District Man Sentenced to Nine Years in Prison For Three Armed Robberies of Commercial Establishments
Defendant is Among Four to Plead Guilty to Federal Charges For Series of Robberies of Stores in Late 2015
WASHINGTON – Anthony Burns, 24, of Washington, D.C., was sentenced today to nine years in prison for a series of armed robberies targeting commercial businesses, announced U.S. Attorney Channing D. Phillips, Andrew Vale, Assistant Director in Charge of the FBI’s Washington Field Office, and Peter Newsham, Chief of the Metropolitan Police Department (MPD).
Burns pled guilty in May 2017, in the U.S. District Court for the District of Columbia, to one count of conspiracy to interfere with interstate commerce by robbery, three counts of interference with interstate commerce by robbery, and one count of using, carrying, brandishing and possessing a firearm during a crime of violence. He was sentenced by the Honorable Amy Berman Jackson. Upon completion of his prison term, Burns will be placed on four years of supervised release. He also was ordered to pay $3,194 in restitution and an identical amount in a forfeiture money judgment.
Three others have pled guilty and been sentenced on federal charges related to their roles in the armed robberies, which targeted stores in Washington, D.C. and Maryland. They include Gregory Hull, 23, of Suitland, Md, Breyon Lee, 24, and Lee’s brother, Bradley Lee, 21, both of Washington, D.C. Hull and Breyon Lee were each sentenced to 51 months in prison, and Bradley Lee was sentenced to a 48-month prison term. All will be placed on three years of supervised release following completion of their prison terms, and all must pay restitution.
According to the government’s evidence, on Nov. 27, 2015, at approximately 2 p.m., store surveillance video captured Burns, Hull, and an unidentified co-conspirator, who were masked and armed with handguns, as they robbed the City Beats shoe store, in the 3000 block of Martin Luther King, Jr. Avenue SE. The men ordered everyone in the store to get on the floor. Burns approached a store employee with his gun drawn and demanded that the employee open the cash register. Burns, Hull, and their accomplice fled with approximately $1,594 in stolen cash and eight pairs of stolen shoes, valued at $1,600.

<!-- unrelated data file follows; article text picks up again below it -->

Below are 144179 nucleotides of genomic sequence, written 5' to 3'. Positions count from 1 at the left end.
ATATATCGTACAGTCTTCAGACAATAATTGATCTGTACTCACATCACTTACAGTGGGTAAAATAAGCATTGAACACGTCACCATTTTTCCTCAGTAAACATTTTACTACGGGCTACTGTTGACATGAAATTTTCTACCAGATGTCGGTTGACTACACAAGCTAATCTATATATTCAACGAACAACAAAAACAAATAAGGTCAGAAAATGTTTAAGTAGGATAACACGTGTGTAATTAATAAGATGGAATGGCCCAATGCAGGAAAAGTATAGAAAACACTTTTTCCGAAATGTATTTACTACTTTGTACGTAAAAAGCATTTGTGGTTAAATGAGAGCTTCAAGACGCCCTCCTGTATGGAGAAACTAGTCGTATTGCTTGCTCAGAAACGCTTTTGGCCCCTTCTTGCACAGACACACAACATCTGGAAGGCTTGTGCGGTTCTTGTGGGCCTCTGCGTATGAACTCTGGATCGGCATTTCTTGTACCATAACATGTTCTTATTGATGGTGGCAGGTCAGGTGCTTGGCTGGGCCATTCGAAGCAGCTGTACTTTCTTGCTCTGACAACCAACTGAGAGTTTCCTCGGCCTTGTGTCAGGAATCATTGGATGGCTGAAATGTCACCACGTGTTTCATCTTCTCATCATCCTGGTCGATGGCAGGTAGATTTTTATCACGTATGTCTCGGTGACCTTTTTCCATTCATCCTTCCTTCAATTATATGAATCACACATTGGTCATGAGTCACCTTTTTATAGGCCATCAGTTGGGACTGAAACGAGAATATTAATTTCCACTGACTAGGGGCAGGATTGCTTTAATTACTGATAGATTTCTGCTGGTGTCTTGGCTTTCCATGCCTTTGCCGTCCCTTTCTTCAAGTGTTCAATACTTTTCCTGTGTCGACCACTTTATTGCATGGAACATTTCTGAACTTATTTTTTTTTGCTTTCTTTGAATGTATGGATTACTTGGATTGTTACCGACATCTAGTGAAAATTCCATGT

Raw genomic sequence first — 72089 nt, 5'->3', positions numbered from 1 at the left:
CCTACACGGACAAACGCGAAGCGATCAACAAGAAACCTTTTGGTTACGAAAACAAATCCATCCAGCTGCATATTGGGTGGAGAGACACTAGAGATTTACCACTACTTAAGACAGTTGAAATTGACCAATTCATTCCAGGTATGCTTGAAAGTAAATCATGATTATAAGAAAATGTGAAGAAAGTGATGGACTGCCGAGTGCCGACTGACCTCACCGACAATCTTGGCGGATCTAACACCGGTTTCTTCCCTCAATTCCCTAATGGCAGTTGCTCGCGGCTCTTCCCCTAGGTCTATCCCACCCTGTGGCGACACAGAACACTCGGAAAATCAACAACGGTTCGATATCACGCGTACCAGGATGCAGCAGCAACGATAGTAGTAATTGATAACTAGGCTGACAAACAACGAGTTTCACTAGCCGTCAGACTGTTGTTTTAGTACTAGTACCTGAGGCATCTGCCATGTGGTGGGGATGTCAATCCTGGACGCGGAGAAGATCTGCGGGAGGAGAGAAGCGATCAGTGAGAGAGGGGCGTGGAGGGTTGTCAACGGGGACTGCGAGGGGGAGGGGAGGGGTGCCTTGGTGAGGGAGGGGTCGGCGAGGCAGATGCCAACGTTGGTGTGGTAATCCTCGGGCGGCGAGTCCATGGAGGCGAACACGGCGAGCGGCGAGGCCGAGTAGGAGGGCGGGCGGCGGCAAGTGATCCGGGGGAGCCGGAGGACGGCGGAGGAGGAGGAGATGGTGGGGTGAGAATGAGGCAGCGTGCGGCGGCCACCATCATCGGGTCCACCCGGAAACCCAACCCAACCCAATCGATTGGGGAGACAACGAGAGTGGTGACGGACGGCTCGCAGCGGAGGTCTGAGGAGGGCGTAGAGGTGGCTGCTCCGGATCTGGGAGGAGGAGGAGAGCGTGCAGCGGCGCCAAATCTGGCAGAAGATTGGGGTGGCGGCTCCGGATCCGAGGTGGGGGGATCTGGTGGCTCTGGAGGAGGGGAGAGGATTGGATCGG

According to the government’s evidence, on Dec. 13, 2015, at approximately 4:40 a.m., Burns and an unidentified co-conspirator entered the 7-Eleven convenience store in the 4600 block of South Capitol Street SW. Surveillance video showed that both men tried to conceal their identities using masks and hooded garments, and Burns was armed with a handgun. Burns pointed a gun at a store employee’s head, grabbed him behind the collar, and forced him behind the store counter. Burns demanded money from the cash register and a safe underneath the counter. When the employee was unable to open the register and safe, Burns struck him on the back of his head with the gun, causing a laceration. A second employee came out of the bathroom, and Burns’s accomplice forced the employee to open the cash registers. Burns and his accomplice grabbed an undetermined amount of cash from the registers and several packs of cigarettes and cigars.
About 40 minutes after the 7-Eleven robbery, government evidence shows, Burns and the accomplice entered another 7-Eleven store in the 900 block of Eastern Avenue NE, again wearing masks and hooded garments. Burns jumped over the counter and pointed the gun at the cashier, demanding money from the cash register. The employee opened both registers. Burns and his accomplice grabbed an undetermined amount of cash and fled.
Burns was arrested pursuant to an arrest warrant on Dec. 29, 2015.
In announcing the sentence, U.S. Attorney Phillips, Assistant Director in Charge Vale, and Chief Newsham commended the actions of those who worked on the case from the FBI’s Washington Field Office and the Metropolitan Police Department. They also expressed appreciation for the assistance provided by the Prince George’s County, Md. Police Department. They acknowledged the efforts of those who worked on the case from the U.S. Attorney’s Office, including former Assistant U.S. Attorney Margaret Barr, Paralegal Specialist Catherine O’Neal, and Legal Assistant Peter Gaboton. Finally, they commended the work of Assistant U.S. Attorney Jamila Hodge, who prosecuted the case.